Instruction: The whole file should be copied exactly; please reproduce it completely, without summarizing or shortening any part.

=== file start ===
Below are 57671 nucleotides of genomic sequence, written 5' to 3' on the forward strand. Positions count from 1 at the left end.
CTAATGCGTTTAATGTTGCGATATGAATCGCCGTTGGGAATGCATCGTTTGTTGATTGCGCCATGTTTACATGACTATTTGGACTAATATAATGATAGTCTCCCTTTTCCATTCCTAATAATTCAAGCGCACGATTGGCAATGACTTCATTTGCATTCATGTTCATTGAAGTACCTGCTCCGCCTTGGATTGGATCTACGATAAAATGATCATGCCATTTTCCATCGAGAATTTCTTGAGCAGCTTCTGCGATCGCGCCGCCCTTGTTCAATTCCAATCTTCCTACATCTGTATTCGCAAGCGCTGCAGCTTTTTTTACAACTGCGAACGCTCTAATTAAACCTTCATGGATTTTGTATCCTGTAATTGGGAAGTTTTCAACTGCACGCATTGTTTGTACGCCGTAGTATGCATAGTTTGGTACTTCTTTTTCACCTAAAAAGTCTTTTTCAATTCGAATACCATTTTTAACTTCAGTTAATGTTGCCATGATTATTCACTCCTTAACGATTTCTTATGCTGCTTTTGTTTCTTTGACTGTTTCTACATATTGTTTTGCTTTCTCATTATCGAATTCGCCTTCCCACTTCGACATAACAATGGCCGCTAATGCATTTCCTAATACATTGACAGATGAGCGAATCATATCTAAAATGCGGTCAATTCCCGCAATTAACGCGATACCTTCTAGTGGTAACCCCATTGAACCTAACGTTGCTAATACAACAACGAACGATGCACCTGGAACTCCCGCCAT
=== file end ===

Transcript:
Below are 57671 nucleotides of genomic sequence, written 5' to 3' on the forward strand. Positions count from 1 at the left end.
CTAATGCGTTTAATGTTGCGATATGAATCGCCGTTGGGAATGCATCGTTTGTTGATTGCGCCATGTTTACATGACTATTTGGACTAATATAATGATAGTCTCCCTTTTCCATTCCTAATAATTCAAGCGCACGATTGGCAATGACTTCATTTGCATTCATGTTCATTGAAGTACCTGCTCCGCCTTGGATTGGATCTACGATAAAATGATCATGCCATTTTCCATCGAGAATTTCTTGAGCAGCTTCTGCGATCGCGCCGCCCTTGTTCAATTCCAATCTTCCTACATCTGTATTCGCAAGCGCTGCAGCTTTTTTTACAACTGCGAACGCTCTAATTAAACCTTCATGGATTTTGTATCCTGTAATTGGGAAGTTTTCAACTGCACGCATTGTTTGTACGCCGTAGTATGCATAGTTTGGTACTTCTTTTTCACCTAAAAAGTCTTTTTCAATTCGAATACCATTTTTAACTTCAGTTAATGTTGCCATGATTATTCACTCCTTAACGATTTCTTATGCTGCTTTTGTTTCTTTGACTGTTTCTACATATTGTTTTGCTTTCTCATTATCGAATTCGCCTTCCCACTTCGACATAACAATGGCCGCTAATGCATTTCCTAATACATTGACAGATGAGCGAATCATATCTAAAATGCGGTCAATTCCCGCAATTAACGCGATACCTTCTAGTGGTAACCCCATTGAACCTAACGTTGCTAATACAACAACGAACGATGCACCTGGAACTCCCGCCAT